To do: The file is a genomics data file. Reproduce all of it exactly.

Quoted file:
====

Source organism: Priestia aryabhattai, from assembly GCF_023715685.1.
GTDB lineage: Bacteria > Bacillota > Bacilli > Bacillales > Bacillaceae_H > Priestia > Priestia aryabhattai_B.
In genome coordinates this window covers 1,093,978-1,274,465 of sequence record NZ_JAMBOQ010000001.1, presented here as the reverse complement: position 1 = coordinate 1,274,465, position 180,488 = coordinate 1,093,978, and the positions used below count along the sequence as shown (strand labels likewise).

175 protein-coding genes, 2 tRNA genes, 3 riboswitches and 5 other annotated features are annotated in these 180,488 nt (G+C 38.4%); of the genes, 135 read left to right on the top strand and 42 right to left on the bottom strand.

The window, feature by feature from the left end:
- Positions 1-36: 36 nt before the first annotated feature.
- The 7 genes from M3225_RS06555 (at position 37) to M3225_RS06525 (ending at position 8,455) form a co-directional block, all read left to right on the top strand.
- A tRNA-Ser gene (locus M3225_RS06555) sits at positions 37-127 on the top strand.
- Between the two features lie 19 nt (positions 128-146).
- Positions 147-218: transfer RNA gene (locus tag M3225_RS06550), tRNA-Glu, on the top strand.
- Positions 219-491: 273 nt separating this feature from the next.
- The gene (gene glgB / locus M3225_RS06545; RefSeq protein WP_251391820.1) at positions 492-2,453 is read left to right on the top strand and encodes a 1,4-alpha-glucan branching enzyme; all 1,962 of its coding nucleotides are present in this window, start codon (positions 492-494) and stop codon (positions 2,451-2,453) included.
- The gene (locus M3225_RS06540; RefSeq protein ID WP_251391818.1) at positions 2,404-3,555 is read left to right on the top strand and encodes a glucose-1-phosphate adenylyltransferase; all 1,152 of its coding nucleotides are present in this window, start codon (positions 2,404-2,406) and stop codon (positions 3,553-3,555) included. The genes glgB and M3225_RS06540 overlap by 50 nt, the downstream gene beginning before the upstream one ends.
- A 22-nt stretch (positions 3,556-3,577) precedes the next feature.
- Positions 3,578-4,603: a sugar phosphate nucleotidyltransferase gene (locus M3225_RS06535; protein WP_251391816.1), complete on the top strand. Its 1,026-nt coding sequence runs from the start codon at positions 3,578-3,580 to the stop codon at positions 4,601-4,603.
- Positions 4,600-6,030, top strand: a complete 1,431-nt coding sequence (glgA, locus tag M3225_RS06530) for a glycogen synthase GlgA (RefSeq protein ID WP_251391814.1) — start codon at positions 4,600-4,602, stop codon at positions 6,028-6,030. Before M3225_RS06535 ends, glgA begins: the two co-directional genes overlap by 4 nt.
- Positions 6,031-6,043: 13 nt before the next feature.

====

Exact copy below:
Source organism: Priestia aryabhattai, from assembly GCF_023715685.1.
GTDB lineage: Bacteria > Bacillota > Bacilli > Bacillales > Bacillaceae_H > Priestia > Priestia aryabhattai_B.
In genome coordinates this window covers 1,093,978-1,274,465 of sequence record NZ_JAMBOQ010000001.1, presented here as the reverse complement: position 1 = coordinate 1,274,465, position 180,488 = coordinate 1,093,978, and the positions used below count along the sequence as shown (strand labels likewise).

175 protein-coding genes, 2 tRNA genes, 3 riboswitches and 5 other annotated features are annotated in these 180,488 nt (G+C 38.4%); of the genes, 135 read left to right on the top strand and 42 right to left on the bottom strand.

The window, feature by feature from the left end:
- Positions 1-36: 36 nt before the first annotated feature.
- The 7 genes from M3225_RS06555 (at position 37) to M3225_RS06525 (ending at position 8,455) form a co-directional block, all read left to right on the top strand.
- A tRNA-Ser gene (locus M3225_RS06555) sits at positions 37-127 on the top strand.
- Between the two features lie 19 nt (positions 128-146).
- Positions 147-218: transfer RNA gene (locus tag M3225_RS06550), tRNA-Glu, on the top strand.
- Positions 219-491: 273 nt separating this feature from the next.
- The gene (gene glgB / locus M3225_RS06545; RefSeq protein WP_251391820.1) at positions 492-2,453 is read left to right on the top strand and encodes a 1,4-alpha-glucan branching enzyme; all 1,962 of its coding nucleotides are present in this window, start codon (positions 492-494) and stop codon (positions 2,451-2,453) included.
- The gene (locus M3225_RS06540; RefSeq protein ID WP_251391818.1) at positions 2,404-3,555 is read left to right on the top strand and encodes a glucose-1-phosphate adenylyltransferase; all 1,152 of its coding nucleotides are present in this window, start codon (positions 2,404-2,406) and stop codon (positions 3,553-3,555) included. The genes glgB and M3225_RS06540 overlap by 50 nt, the downstream gene beginning before the upstream one ends.
- A 22-nt stretch (positions 3,556-3,577) precedes the next feature.
- Positions 3,578-4,603: a sugar phosphate nucleotidyltransferase gene (locus M3225_RS06535; protein WP_251391816.1), complete on the top strand. Its 1,026-nt coding sequence runs from the start codon at positions 3,578-3,580 to the stop codon at positions 4,601-4,603.
- Positions 4,600-6,030, top strand: a complete 1,431-nt coding sequence (glgA, locus tag M3225_RS06530) for a glycogen synthase GlgA (RefSeq protein ID WP_251391814.1) — start codon at positions 4,600-4,602, stop codon at positions 6,028-6,030. Before M3225_RS06535 ends, glgA begins: the two co-directional genes overlap by 4 nt.
- Positions 6,031-6,043: 13 nt before the next feature.